The scheme to sell surplus solar electricity to the grid in Ireland is now live… And it’s been worth the wait.
Energy retailers are now offering up to €0.14 per unit exported solar electricity. So read on to learn all about solar export payments in Ireland.
Or check out or table of the highest solar export payments in Ireland.
A little background to solar export payments
Solar panels can provide most of the electricity for a typical home. This saves on electricity from the grid, lowering your bills. But there’s now an extra benefit to solar panels in Ireland – export payments.
You see, whenever your solar panels generate more electricity than your house can consume, the excess gets sent out to the electric grid. Irish solar panel owners did not get paid when this happened… until now. Here’s how it works:
Export payment for homeowners and small businesses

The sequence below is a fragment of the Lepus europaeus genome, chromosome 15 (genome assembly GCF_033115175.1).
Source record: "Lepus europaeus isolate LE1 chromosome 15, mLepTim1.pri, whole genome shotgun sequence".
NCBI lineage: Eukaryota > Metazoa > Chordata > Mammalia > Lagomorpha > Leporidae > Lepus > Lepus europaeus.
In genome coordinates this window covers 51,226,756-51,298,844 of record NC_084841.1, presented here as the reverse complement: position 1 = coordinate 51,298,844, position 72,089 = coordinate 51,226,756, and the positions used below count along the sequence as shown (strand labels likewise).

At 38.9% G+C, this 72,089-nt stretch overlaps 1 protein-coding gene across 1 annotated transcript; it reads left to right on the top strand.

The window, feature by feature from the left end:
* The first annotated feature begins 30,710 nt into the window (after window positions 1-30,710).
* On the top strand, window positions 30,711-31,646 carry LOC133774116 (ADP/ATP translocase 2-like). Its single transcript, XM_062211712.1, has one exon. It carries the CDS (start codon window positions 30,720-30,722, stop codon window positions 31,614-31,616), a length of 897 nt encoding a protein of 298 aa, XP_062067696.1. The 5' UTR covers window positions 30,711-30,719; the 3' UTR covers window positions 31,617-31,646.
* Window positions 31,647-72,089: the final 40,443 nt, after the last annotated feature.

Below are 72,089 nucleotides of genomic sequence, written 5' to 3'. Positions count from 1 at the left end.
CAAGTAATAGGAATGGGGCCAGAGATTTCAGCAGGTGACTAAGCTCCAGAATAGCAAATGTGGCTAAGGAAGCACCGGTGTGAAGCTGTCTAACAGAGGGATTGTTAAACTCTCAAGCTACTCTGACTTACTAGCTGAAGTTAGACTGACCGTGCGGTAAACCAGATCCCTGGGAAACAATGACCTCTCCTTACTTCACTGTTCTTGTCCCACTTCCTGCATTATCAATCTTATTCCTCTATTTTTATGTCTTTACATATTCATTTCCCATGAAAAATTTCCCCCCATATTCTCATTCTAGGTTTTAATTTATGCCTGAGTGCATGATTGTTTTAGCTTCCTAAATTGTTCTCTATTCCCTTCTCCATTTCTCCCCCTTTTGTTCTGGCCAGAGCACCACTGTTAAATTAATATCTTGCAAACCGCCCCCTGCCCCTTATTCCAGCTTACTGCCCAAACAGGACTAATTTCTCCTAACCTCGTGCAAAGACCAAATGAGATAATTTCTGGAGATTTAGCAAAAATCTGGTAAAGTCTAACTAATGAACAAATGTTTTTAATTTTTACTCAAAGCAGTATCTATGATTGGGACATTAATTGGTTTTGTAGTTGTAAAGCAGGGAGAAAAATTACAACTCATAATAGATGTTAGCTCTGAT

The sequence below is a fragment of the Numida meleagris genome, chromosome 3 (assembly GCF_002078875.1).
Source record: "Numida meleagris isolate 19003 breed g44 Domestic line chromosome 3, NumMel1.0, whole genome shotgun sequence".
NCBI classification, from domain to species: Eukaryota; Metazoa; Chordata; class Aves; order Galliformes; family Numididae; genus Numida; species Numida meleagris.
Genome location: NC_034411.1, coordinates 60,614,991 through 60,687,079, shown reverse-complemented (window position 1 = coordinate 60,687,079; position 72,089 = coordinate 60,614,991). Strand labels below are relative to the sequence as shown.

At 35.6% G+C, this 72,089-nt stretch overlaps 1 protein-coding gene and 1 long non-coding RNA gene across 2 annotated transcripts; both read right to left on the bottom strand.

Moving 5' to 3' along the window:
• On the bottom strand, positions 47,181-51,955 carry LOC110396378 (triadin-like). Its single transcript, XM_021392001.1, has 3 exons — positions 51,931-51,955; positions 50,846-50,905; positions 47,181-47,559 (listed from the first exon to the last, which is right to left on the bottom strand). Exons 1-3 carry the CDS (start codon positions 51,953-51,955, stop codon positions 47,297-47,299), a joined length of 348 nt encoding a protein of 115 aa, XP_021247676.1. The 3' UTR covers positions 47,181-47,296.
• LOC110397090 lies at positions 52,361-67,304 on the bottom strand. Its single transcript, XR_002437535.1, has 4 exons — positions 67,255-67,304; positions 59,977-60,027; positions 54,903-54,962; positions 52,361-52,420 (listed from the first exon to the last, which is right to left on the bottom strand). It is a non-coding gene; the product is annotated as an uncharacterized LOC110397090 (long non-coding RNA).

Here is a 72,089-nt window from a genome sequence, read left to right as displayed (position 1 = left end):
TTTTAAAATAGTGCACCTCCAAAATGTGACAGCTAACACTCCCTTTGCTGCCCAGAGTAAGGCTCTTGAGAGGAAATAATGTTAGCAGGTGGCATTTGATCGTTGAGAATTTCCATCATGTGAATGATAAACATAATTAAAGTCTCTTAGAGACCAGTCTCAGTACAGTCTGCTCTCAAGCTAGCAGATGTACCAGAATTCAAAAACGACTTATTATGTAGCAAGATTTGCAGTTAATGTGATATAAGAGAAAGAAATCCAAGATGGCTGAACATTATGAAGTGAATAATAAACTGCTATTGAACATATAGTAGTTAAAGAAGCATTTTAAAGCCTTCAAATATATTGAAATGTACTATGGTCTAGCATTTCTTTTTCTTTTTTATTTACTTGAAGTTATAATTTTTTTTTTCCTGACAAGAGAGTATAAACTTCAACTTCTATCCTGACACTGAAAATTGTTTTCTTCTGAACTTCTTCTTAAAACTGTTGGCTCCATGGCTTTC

From June 2022, homeowners will be eligible to sell their surplus solar electricity to their electricity supplier. The same will apply to farmers, business owners, and non-profits with small amounts (up to 5.9kW) of solar on their roofs. Prices for exported electricity will be negotiated between electricity suppliers and consumers, and solar panel owners will be free to shop around for the highest payment.
Solar panel owners in this category can also get a grant (up to €2,400) towards the cost of the panels
How Much Can You Earn From Selling Solar Electricity to the Grid?
The amount you earn depends on how much surplus electricity you generate and how much your electricity supplier pays per unit. So far, only a few suppliers have announced their rates. You can see them in the table below. We will be updating this table as more suppliers announce their solar export payment rates.
|Rank||Supplier||Payment (per kWh)||Notes|
|1||SSE Airtricity||€0.14||Rate reviewed twice yearly; credited to accounts in November and May|
|2||Pinergy||€0.135||Export rate fixed for remainder of 2022; expensive electricity import rates|
Electricity export amounts vary massively. At one extreme, a house with 2 kW of solar panels, a power diverter, a battery, and high electricity usage could have as little as 200 units of electricity export per year. On the other extreme, a house with 9 kW of solar panels and low on-site electricity usage could have 7,000 units of electricity to export.